Eatman: Romo's Absence Led To Other Disappearing Acts On Cowboys Offense

ARLINGTON, Texas – In the week leading up to the Redskins game about 10 days ago, the main topic of our online show, Lunch Break, centered on the value of this team's star players.

The question was posed, just which player could the Cowboys least afford to lose?

My answer was Tony Romo, although I did value players like DeMarco Murray and Dez Bryant, and Tyron Smith's name was mentioned as the anchor of the offensive line.

All of them were good answers.

But the right answer was Romo, and that couldn't have been clearer after Sunday's game with the Cardinals.

And the reason is very simple: When you don't have Romo, you don't have any of the other guys, either. At least that's how it transpired here Sunday at AT&T Stadium. The Cardinals won this game 28-17, and it certainly wasn't as close as the final score.

Like with all games, many stats are uttered to try and paint a picture. Some of them are important, others really don't have a great impact.

To me, the fact that Tyler Patmon – a rookie cornerback who is the team's fourth corner – had more catches than Dez Bryant and Terrance Williams combined for the first 55 minutes of the game is rather telling.

No catches from your two starting receivers when the game mattered most. Sure, they both got a few trash-time receptions and Dez even scored to make this game look closer on the scoreboard. Truth be told, though, the Cardinals' cornerbacks had them on lockdown all day. The duo of Patrick Peterson and Antonio Cromartie was just better than the Cowboys' starters.

How about up front? The Cardinals controlled the line of scrimmage all afternoon and kept Brandon Weeden in a lot of passing situations.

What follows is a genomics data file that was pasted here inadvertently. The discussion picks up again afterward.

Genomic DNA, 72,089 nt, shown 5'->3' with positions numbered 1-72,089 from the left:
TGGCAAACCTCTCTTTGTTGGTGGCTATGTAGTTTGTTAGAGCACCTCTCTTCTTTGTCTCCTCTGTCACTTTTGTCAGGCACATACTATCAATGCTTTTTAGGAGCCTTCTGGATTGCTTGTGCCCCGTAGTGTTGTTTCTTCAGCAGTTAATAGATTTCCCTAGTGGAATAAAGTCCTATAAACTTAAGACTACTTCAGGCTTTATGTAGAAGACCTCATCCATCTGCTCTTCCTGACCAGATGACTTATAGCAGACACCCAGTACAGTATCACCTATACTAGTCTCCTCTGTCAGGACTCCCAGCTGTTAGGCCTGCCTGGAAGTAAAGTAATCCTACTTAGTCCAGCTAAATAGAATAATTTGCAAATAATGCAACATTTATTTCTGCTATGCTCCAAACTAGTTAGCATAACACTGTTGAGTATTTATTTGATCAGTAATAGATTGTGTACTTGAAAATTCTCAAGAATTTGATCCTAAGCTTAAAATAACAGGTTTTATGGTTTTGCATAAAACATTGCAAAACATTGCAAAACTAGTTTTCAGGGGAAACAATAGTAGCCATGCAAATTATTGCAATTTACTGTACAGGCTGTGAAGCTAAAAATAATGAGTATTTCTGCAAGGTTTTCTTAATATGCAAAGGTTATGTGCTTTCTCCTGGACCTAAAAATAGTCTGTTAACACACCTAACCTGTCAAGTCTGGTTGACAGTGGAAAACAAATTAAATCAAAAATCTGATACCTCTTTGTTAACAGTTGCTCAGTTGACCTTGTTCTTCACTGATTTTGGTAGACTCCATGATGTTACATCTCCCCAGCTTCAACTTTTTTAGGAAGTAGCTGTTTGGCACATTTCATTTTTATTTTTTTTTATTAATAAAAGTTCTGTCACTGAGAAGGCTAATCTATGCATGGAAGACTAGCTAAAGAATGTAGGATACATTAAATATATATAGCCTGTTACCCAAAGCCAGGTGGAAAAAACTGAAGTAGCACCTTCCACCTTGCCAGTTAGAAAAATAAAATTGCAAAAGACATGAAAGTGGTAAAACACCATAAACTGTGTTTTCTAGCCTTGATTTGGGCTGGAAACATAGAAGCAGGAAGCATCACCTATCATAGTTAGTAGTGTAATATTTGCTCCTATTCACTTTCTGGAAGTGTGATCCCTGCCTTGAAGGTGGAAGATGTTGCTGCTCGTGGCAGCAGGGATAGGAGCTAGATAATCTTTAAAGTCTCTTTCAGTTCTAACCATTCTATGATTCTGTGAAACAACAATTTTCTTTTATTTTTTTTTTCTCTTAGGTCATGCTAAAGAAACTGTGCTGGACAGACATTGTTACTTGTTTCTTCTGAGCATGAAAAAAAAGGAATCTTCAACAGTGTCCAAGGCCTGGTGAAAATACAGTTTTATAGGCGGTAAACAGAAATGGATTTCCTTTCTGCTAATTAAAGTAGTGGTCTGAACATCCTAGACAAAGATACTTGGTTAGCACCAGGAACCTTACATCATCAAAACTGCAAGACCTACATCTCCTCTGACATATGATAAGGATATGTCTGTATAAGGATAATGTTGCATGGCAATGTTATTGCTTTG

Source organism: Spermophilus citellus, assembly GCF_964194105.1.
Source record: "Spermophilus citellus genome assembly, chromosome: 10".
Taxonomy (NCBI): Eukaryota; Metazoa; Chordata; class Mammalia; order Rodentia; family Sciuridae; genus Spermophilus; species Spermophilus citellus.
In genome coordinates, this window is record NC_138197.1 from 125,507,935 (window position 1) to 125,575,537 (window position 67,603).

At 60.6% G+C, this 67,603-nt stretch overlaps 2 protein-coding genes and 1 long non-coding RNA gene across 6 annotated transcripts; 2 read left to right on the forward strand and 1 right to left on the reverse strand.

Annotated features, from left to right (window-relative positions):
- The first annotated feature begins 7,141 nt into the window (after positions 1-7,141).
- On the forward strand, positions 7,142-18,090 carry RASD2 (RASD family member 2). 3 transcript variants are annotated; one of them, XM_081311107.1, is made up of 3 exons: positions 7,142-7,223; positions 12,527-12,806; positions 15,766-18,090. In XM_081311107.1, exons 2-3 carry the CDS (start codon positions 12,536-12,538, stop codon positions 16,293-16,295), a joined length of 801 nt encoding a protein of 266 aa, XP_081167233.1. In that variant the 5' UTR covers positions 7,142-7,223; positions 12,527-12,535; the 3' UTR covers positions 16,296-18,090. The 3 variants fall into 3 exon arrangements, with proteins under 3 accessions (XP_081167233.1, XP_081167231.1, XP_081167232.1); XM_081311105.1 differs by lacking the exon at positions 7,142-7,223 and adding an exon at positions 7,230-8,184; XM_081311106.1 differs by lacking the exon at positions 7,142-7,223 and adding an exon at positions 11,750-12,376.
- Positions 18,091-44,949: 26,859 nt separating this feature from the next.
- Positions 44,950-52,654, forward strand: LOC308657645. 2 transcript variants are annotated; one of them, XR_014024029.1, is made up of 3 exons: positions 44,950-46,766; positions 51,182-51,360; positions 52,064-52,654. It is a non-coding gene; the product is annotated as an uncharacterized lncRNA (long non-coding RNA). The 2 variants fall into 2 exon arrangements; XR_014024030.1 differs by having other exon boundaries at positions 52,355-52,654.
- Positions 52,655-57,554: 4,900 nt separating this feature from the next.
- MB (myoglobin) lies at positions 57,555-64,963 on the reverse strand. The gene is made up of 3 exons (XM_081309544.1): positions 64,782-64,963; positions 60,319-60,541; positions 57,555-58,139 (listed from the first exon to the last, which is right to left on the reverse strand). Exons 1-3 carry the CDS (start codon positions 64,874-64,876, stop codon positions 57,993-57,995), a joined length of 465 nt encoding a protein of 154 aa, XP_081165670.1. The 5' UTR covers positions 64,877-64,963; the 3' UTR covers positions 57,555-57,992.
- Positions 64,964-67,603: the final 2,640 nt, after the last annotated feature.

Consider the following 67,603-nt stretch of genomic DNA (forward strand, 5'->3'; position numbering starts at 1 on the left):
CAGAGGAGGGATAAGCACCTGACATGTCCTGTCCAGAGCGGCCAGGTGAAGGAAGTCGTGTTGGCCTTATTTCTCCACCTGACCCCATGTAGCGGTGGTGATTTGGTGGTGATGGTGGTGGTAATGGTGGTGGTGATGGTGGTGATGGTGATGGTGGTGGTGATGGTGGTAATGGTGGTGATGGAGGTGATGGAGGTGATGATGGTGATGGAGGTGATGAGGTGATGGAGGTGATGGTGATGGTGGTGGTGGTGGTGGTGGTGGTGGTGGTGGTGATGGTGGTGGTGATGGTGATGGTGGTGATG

And more importantly, Arizona did what no team has done all season and that's hold DeMarco Murray under 100 yards. Murray had just 79 yards on 19 carries and no fumbles. You know, maybe he should fumble more because he seems to have better days.

Hope the sarcasm was caught there, but honestly, Murray really didn't have a bad day. Against that aggressive defense and with the lack of a passing game, he still averaged 4.2 yards per carry and had some really nice runs where he got tough yards. 

But yet, it wasn't the Murray that we've seen this year.

So let's add it up. The receivers didn't play anywhere close to what we've seen all year. Murray was far less productive than in any of the first eight games. The offensive line didn't have that same push up front. Heck, even the kicking game wasn't the same as Dan Bailey had one blocked before halftime. Now does that have anything to do with Romo being out? Not really, but I was on a roll there.

My point is when Romo is out, the team is off – dramatically.

Maybe it has something to do with the quality of his replacement. Weeden's record as a starter is now 5-16, so maybe, just maybe, it wasn't just Cleveland. And before you throw the Kyle Orton mess at me, just remember the guy had no desire to be here. He wasn't going to be the backup quarterback here in Dallas. It sounded like retirement was a better option than backing up here. So the guy you see making plays in Buffalo wasn't going to do that here. Of course, the Cowboys could've made sure he didn't do that in Buffalo, but that's between Jerry and his pocketbook.

Back to this game, the Cowboys just didn't look like a team that was 6-2 at the break and now 6-3 as they head to London. The Cardinals certainly look every bit the team that is now 7-1 at their halfway point.[embeddedad0]

Maybe Arizona is simply that much better than the Cowboys. Maybe they were the just the worst opponent imaginable for Weeden to face in his first start.

Who knows, the Cowboys could find themselves playing the Cards again, but after this beat-down here today, it'll likely take place in Arizona, assuming the Cowboys can stop the bleeding.

Then again, forget getting the Band-Aids out. Fixing some small fractures in one's lower back could be a nice start.

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